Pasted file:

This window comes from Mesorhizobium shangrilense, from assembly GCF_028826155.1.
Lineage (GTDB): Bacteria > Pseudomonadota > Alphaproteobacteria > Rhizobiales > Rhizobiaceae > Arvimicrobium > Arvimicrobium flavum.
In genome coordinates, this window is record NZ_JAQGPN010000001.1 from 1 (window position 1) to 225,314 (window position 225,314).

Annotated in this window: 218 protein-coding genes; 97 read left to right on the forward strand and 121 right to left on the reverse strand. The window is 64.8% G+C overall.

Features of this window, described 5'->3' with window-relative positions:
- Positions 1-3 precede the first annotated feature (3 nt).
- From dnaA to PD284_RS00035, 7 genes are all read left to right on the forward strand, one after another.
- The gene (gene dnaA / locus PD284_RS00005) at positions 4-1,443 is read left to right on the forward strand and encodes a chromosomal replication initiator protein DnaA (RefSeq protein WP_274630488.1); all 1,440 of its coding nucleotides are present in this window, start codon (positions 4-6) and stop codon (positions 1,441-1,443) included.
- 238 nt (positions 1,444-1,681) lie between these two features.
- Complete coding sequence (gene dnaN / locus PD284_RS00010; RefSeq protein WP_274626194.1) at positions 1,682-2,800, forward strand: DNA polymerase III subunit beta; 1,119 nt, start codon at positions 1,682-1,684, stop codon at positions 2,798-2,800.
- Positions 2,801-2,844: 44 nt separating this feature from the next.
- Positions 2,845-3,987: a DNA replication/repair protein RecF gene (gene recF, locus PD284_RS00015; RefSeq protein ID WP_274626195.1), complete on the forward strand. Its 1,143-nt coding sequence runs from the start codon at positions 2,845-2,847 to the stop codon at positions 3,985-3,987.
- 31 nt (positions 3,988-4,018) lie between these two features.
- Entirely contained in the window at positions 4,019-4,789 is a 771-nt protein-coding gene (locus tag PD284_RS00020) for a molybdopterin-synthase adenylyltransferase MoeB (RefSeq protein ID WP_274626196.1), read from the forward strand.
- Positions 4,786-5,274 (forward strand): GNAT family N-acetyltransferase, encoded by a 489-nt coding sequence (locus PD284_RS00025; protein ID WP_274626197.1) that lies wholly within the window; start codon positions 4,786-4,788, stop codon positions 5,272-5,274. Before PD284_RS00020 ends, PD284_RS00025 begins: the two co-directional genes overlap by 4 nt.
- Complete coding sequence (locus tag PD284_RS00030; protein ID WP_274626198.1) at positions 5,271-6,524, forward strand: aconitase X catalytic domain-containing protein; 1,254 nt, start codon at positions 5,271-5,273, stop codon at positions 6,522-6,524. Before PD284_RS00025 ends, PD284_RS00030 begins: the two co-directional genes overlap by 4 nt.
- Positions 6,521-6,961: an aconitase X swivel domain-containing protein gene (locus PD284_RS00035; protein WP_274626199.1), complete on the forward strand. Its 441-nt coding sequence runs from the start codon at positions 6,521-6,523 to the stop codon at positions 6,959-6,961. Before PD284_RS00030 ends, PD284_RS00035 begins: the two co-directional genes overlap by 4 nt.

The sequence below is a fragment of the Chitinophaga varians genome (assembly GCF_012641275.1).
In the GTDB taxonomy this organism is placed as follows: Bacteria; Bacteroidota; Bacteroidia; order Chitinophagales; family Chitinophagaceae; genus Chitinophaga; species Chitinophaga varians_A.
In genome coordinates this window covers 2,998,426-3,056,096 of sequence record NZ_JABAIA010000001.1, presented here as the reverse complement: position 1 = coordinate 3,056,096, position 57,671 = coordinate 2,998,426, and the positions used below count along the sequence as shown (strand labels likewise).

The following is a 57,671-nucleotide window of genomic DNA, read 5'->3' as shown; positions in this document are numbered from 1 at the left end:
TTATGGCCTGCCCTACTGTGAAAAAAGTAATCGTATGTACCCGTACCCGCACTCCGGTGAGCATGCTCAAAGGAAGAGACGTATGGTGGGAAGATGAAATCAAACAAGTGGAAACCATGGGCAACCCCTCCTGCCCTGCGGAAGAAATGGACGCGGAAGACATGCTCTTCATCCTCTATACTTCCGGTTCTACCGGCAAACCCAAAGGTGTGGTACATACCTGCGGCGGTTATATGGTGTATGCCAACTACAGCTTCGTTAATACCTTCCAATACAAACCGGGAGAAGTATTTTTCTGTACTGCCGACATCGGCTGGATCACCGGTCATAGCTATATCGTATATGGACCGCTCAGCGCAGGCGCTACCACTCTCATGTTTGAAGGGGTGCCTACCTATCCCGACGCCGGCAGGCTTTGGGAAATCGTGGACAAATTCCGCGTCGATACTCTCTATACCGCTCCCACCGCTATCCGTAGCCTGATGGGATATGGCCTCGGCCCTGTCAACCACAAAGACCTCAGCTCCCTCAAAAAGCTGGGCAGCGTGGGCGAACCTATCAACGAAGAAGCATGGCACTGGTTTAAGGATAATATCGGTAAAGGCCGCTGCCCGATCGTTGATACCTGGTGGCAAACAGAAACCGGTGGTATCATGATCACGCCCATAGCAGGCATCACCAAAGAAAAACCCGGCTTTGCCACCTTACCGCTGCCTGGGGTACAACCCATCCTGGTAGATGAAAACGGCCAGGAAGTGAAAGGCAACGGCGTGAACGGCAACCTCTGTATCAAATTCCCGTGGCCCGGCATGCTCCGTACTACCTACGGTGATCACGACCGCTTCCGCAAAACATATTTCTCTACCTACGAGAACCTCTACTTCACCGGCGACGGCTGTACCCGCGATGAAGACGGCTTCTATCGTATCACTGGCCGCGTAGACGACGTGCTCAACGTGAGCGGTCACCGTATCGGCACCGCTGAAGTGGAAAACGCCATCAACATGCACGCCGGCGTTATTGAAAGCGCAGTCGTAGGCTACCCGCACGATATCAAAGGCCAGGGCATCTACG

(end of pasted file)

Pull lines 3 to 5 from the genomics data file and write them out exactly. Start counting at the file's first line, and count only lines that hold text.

In genome coordinates, this window is record NZ_JAQGPN010000001.1 from 1 (window position 1) to 225,314 (window position 225,314).

Annotated in this window: 218 protein-coding genes; 97 read left to right on the forward strand and 121 right to left on the reverse strand. The window is 64.8% G+C overall.

Features of this window, described 5'->3' with window-relative positions: